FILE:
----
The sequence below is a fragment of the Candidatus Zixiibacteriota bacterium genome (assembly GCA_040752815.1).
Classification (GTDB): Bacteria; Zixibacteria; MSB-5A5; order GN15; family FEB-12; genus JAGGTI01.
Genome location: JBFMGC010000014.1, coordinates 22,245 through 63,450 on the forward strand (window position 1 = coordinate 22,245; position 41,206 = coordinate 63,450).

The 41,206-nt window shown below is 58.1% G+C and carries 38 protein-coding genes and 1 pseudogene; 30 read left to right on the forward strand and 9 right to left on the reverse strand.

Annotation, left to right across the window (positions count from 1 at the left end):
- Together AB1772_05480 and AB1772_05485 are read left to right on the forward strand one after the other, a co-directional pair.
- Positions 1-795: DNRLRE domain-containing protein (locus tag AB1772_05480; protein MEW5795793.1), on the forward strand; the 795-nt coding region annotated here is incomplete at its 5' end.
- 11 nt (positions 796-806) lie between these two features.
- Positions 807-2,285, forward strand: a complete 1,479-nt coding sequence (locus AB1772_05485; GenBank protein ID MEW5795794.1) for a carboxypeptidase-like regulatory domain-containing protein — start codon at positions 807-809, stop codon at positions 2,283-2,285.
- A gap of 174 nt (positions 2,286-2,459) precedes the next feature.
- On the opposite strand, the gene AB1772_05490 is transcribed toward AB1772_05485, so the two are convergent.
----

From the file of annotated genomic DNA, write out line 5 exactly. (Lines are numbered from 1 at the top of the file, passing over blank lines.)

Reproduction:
Annotation, left to right across the window (positions count from 1 at the left end):